News of Canada Post's temporary reprieve on cutting door-to-door service has reignited the debate about the future of the Crown corporation — and whether it provides an essential service.
Some have interpreted the Liberal pledge to deliver "high-quality service at a reasonable price to Canadians, no matter where they live" as a promise to save door-to-door mail service for the 32 per cent of households that still get it.
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That includes the postal workers union, whose president told CBC News that it didn't make sense to cut a valuable service when the Crown corporation was still posting a profit — about $24 million before tax in the first quarter of the year.
But business professor Ian Lee says that Canada Post should stick to its plan. In fact, he hopes the review will cut delivery to communities back even further, to just three times a week
'Traditional mail will vanish'
Scaling back services reflects the move to online communication, from social media to texting to online billing and banking, the Sprott School of Business professor said.
"I predict traditional mail will vanish," he said. "Canada Post's future, if it has one, is in parcels, not letters."
In 2014, the postal service reported it delivered about 1.4 billion fewer letters and pieces of mail than it did in 2006, a downward trend that's projected to continue by between five and seven per cent each year, Lee said.
Canada Post has to evolve as a business, Lee said, by turning its post offices into franchises — and investing that revenue and the savings on mail delivery into growing its parcel service.
Lee, who has written extensively about Canada Post's business model, said that about 20 per cent of the corporation's deliveries are packages, an uptick in recent years thanks to the growth of online shopping. Letters and ad mail make up 70 per cent of its business.
"But that portion of the company is collapsing faster than the one-fifth can grow," Lee said.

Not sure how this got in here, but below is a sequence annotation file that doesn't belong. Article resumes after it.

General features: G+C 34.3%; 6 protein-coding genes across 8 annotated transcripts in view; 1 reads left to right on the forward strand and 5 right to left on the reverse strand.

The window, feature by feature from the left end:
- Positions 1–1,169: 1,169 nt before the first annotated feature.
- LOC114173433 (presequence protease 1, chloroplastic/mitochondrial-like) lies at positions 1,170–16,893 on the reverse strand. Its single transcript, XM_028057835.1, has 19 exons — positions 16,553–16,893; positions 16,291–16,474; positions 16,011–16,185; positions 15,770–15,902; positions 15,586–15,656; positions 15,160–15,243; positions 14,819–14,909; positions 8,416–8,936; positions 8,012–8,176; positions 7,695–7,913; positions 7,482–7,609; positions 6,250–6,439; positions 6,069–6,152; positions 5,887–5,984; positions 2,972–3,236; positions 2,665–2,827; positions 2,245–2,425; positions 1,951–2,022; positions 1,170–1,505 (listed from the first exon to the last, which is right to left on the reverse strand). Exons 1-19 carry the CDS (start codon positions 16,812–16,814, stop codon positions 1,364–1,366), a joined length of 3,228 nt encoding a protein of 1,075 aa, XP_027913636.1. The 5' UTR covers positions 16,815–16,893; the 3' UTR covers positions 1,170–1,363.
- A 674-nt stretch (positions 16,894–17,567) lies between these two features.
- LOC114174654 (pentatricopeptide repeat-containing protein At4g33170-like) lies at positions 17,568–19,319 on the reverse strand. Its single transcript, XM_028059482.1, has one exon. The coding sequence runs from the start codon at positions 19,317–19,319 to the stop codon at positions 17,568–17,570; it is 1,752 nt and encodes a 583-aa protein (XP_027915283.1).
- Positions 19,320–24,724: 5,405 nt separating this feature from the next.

To make home delivery profitable, Canada Post could look at switching to a user-pay system, said Walid Hejazi, an associate professor at the Rotman School of Management.
For those who want the service, they can pay for it — about $270 a year, he argued.
"I think you'd see people do the math and realize that if they're only getting mail once or twice a week, they're not going to pay for it themselves," he said.
Right now, older neighbourhoods still have door-to-door service. The Mulroney government began phasing it out in 1985, declaring that new subdivisions would include community mailboxes.
But Hamilton Coun. Terry Whitehead said there's a difference between planning a development around a mailbox and putting one in as an afterthought.
"We cannot be putting these in areas where there's no light, where there are no curbs, on arterial roads," he said. "The issue of safety is one that's fundamental."
Since the decision to scrap home delivery, Whitehead has called for municipal governments to get the last call on where the mailboxes should go, since they are familiar with the territory.
'We cannot be putting these in areas where there's no light, where there are no curbs, on arterial roads.… The issue of safety is one that's fundamental.' –Hamilton Coun. Terry Whitehead
Whitehead said he'd like to see an analysis done on the possibility of privatizing home delivery, but he hopes that Ottawa steps in and makes municipal councils the final arbiter of what's safe for the placement of the neighbourhood mailboxes.
Whitehead said he also wants the review to look at other options for people with disabilities who may rely on getting their mail at home.
To qualify for home delivery as Canada Post phases it out, an applicant needs to submit a doctor's assessment.
Joanne MacDonald said that plan violates a person's right to privacy, however, especially since only those with disabilities would be required to offer their medical histories.
MacDonald, a Paralympian and disability advocate based in St. John's, has not been able to use the community mailbox she was assigned this week, despite requesting one that's accessible.
She said the corporation must consult with its customers with special needs before it makes any more changes to its services.